Argentine Peso Plummets Most Since 2002 as Depreciation Quickens

Argentina weakened the peso the most since 2002 as the government tried to arrest a decline in foreign reserves and close a gap with the burgeoning black market for dollars.

The peso tumbled 3.5 percent to 7.14 per dollar today, according to state-run bank Banco de la Nacion Argentina. That’s the biggest drop for a single day since 2002, the year the government abandoned a peg to the U.S. dollar, said Francisco Diaz Mayer, a currency trader at ABC Mercado de Cambios in Buenos Aires.

“We know they want to devalue the currency, we just don’t know what target they have in mind,” Mayer said in a telephone interview. “Perhaps the central bank is using it as a test to see the reaction but if we see a faster depreciation tomorrow we can begin to think of it as a change in strategy.”

President Cristina Fernandez de Kirchner, who said May 6 that the government wouldn’t devalue the peso, is struggling to hold onto dollar reserves that have fallen 31 percent to a seven-year low of $29.5 billion. Since changing her economy minister, cabinet chief and the head of the central bank on Nov. 18, the peso has fallen 13.8 percent, the most in the world, according to data compiled by Bloomberg.

Argentines pay as much as a record 12.15 pesos per dollar in a black market that was created after Fernandez began to restrict access to foreign currency after her re-election in 2011.

The central bank’s press office didn’t answer phone calls seeking comment on plans to depreciate the peso or a targeted exchange rate. Cabinet Chief Jorge Capitanich said early today the government would use the force of law to combat illegal currency operations.

Vanishing Reserves

Trading volume in the official currency market was about $59 million today, a third of normal volume, Mayer said.

Argentina posted the largest current account deficit in the first three quarters of 2013 since 2001, when a crisis in South America’s second-largest economy led to a $95 billion default. International reserves, which the nation uses to pay foreign creditors, have fallen or remained unchanged for 13 consecutive business days and fell $200 million yesterday, according to central bank data.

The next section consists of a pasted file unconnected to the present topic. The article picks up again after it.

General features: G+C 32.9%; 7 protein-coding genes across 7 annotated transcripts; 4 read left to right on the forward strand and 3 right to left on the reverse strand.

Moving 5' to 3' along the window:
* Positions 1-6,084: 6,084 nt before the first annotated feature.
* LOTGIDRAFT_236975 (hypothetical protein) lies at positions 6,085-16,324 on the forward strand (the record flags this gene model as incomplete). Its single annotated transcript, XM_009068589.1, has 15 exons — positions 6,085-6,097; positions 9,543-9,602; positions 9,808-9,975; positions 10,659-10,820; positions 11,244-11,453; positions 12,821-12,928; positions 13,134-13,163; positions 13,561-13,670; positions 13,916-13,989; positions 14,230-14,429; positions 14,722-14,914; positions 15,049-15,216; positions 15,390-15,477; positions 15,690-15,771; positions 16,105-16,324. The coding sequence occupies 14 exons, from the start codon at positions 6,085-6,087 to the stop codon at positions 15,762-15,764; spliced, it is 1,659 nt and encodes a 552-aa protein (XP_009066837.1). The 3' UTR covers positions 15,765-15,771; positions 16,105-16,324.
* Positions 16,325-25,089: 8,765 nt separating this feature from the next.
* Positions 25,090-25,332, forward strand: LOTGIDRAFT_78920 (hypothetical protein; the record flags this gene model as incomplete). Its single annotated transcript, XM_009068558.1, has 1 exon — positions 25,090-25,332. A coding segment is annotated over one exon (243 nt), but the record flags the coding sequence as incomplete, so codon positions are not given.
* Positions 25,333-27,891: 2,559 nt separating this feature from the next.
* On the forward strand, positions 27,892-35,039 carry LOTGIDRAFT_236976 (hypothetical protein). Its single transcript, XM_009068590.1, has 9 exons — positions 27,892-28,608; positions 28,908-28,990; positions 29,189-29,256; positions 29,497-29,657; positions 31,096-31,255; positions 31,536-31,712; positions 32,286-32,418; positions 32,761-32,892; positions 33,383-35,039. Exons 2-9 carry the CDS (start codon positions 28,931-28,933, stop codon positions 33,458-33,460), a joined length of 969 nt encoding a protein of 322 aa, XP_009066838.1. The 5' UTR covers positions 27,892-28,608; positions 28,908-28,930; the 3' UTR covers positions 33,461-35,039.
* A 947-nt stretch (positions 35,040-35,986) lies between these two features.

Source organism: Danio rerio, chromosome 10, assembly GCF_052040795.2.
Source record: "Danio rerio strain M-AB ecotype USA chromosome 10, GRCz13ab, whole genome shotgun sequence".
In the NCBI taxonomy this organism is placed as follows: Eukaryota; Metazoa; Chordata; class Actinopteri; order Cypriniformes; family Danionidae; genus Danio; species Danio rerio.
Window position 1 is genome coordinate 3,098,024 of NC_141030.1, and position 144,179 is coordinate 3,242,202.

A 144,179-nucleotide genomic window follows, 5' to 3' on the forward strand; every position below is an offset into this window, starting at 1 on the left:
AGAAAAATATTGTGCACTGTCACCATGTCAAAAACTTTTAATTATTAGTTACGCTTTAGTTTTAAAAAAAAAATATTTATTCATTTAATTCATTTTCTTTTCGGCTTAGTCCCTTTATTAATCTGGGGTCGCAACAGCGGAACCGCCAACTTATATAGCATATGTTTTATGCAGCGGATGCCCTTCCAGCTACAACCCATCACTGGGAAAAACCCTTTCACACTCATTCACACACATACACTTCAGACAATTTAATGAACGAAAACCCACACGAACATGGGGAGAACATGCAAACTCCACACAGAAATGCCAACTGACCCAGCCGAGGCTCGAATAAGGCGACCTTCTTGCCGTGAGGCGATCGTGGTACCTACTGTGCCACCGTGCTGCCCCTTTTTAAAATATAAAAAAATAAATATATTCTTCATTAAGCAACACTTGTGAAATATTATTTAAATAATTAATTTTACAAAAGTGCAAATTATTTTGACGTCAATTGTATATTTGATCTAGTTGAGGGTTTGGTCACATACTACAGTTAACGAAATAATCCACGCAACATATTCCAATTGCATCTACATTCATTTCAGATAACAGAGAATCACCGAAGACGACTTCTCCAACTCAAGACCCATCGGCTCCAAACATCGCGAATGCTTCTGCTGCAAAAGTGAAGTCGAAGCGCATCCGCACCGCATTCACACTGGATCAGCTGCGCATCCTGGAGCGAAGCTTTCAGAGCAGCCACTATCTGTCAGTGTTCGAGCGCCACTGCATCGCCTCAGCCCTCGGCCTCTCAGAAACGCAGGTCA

As dollars vanish from the central bank, the government has begun to seek to normalize relations with foreign creditors.

On Jan. 20, Argentina presented a proposal to the Paris Club of creditors to seek a negotiated resolution to outstanding debt of about $10 billion. The government also has begun talks to compensate Repsol SA for the stake in oil company YPF SA it nationalized in 2012, and is preparing to unveil new inflation and growth data to address International Monetary Fund concerns over the accuracy of official statistics.

‘Inflationary Spike’

The government reported inflation was less than half of the 28.4 percent estimate by private economists in 2013.

The efforts may be too late or slow to avoid a balance of payments crisis, according to Jefferies Group LLC.

“How do you motivate long term capital inflows under an unstable economic environment?” Jefferies strategist Siobhan Morden wrote today in a report. “The next phase is an inflationary spike that deters consumption, investment and undermines FX competitiveness gains.”

To contact the reporter on this story: Daniel Cancel in Buenos Aires at dcancel@bloomberg.net

To contact the editor responsible for this story: Brendan Walsh at bwalsh8@bloomberg.net

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